Popular notions of the U.S. Senate filibuster, the practice of talking bills to death or delaying their passage, tend to come from film, such as "Mr. Smith Goes to Washington," or from legendary past examples.
Sen. Huey Long of Louisiana was one. Speaking for 15 hours and 30 minutes in 1935 to oppose a New Deal bill, Long read the U.S. Constitution, and regaled his Senate colleagues with recipes for fried oysters and "potlikker," a soup made from liquid left in the pot after cooking turnip greens. He lost the floor when he needed a restroom break, and the legislation passed.
In the past, senators actually had to stand on the floor and talk all day and all night to keep debate going. That naturally limited filibusters.
In the last decade, however, filibusters haven't worked that way. The Senate allows "silent" filibusters the mere threat of a filibuster to force the majority to assemble 60 votes to cut off debate and move legislation. These "pseudo-filibusters," or "obstructionism on the cheap," have turned the filibuster from a tool of last resort to a regular part of Senate procedure.
Filibusters have become a way for a minority of senators to obstruct any legislation, and judicial and executive branch nominations.
Replacement of majority rule by minority rule is unacceptable in a constitutional republic. Senators ought to put a stop to it by changing Senate Rule XXII.
Under Article I, Section 5 of the U.S. Constitution, "Each House may determine its rules of proceeding" by a simple majority vote. The first Senate in 1789 approved 19 rules by a majority vote. Those rules have been changed from time to time and it is time to change them again.
On Jan. 23, the first day of the new congressional session, senators should reform the filibuster, and restore it as a measure of last resort.
Until 1970, the Senate averaged fewer than two filibusters a year. Since 2007, however, the minority has used the filibuster 385 times.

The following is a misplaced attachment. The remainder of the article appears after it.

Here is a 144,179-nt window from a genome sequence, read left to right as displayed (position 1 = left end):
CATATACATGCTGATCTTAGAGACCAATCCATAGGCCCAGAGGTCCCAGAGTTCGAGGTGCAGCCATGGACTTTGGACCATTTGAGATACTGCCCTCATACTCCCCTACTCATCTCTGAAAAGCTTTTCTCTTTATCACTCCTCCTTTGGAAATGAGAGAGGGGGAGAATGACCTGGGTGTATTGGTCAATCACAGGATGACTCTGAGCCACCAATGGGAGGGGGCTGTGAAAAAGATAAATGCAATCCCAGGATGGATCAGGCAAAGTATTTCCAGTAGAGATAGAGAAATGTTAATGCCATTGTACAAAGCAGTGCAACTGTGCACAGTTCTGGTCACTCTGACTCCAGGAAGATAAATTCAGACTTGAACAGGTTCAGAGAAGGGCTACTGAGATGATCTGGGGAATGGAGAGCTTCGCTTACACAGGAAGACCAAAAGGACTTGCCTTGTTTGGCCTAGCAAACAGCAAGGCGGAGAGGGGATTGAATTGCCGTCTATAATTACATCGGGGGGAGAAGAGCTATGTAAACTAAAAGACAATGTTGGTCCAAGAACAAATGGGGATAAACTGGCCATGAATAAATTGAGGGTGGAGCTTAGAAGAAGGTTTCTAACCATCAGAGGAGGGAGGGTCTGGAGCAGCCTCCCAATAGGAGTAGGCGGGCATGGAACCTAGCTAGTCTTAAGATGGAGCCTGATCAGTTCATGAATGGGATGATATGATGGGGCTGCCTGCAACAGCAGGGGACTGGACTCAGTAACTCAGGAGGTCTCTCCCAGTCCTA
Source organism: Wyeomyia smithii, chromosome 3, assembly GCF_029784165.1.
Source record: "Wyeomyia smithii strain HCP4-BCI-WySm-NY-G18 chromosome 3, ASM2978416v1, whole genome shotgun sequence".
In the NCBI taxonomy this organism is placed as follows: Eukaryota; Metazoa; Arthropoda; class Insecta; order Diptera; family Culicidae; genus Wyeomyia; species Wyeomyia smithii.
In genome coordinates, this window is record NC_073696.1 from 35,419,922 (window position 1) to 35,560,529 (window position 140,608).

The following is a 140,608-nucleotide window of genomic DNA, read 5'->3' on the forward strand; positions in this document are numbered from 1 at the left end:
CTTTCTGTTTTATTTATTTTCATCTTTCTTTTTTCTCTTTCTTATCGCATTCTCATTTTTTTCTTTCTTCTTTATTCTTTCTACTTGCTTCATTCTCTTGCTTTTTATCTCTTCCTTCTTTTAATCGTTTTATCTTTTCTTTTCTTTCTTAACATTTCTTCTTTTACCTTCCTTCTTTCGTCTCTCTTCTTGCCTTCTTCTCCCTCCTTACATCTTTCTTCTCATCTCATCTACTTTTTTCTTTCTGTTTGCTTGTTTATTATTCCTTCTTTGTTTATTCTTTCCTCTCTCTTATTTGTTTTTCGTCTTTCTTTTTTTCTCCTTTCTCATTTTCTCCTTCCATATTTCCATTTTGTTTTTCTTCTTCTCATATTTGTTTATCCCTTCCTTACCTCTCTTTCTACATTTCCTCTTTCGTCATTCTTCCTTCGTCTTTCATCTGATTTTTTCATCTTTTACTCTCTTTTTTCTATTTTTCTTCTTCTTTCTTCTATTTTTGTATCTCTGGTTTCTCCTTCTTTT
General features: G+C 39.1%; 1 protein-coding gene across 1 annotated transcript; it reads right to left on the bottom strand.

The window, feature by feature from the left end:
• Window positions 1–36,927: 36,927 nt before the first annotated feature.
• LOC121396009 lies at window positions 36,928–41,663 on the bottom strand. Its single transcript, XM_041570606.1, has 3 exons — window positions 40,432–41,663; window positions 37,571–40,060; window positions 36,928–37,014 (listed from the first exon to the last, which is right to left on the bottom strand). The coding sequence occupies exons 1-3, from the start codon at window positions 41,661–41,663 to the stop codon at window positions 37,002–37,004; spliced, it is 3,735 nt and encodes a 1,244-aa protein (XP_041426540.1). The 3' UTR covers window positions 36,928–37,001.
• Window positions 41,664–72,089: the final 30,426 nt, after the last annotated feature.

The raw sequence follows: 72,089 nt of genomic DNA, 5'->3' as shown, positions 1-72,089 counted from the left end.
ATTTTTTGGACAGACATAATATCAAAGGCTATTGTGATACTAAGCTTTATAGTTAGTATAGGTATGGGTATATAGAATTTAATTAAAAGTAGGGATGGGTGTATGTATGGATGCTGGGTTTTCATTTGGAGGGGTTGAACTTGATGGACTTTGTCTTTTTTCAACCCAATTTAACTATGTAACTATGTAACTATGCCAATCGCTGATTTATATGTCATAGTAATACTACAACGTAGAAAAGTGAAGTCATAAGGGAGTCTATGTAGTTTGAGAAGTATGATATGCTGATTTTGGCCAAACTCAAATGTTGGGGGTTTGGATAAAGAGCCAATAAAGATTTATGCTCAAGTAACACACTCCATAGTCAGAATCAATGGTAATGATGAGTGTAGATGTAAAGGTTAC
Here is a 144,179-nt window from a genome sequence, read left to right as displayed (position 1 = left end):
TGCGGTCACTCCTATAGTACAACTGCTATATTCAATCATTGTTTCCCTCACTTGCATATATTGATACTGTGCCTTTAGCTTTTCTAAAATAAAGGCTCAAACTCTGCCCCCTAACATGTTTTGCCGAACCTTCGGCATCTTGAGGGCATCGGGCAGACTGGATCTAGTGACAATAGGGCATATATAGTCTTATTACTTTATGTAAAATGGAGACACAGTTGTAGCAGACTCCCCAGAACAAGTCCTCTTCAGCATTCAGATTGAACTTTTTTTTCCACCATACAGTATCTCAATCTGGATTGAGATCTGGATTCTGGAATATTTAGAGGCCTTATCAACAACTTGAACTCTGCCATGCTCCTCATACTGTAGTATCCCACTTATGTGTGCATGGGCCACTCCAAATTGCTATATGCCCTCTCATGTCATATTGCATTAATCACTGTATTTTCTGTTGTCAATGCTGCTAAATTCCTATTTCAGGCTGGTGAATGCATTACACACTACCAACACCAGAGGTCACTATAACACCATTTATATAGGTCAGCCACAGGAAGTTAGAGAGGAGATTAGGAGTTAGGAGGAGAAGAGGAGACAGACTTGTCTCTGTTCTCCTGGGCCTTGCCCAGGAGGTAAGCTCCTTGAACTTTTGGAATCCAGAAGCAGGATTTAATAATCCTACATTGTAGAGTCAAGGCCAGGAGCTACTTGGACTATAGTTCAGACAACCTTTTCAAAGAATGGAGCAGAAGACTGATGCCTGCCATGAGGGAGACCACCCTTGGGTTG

No longer do senators attempt to put together a majority coalition to carry the day. They threaten filibusters and the business of the Senate grinds to a halt.
This is not a hallowed tradition, but a clear abuse. Senate Majority Leader Harry Reid, D-Nev., used to oppose changes, but now supports reform.
"I think the rules have been abused, and we are going to work to change them," Reid said recently. "We will not do away with the filibuster, but we will make the Senate a more meaningful place. We are going to make it so we can get things done."
That's the right stance. Reforms should include:
Ending "silent" filibusters by requiring senators to hold the floor and debate.
Ending use of filibusters to prevent bills from reaching the floor for debate. Supported by California Sens. Dianne Feinstein and Barbara Boxer, this would allow debate to proceed. A minority could only filibuster a vote on the actual bill.
Requiring 60 votes to end debate on a bill initially, but lowering the requirement by three votes in each subsequent vote until reaching a simple majority of 51 votes. Championed by Sen. Tom Harkin of Iowa, this would allow time for passions to cool before a majority vote.
In our constitutional republic, the majority is supposed to rule, with checks and balances to prevent rash decisions. As Alexander Hamilton wrote in Federalist No. 22, "the fundamental maxim of republican government requires that the sense of the majority should prevail."
By adopting changes to its rules, the Senate would assure that the minority could use the filibuster, but the will of the majority would prevail after a reasonable period of public deliberation restoring the principle of majority rule.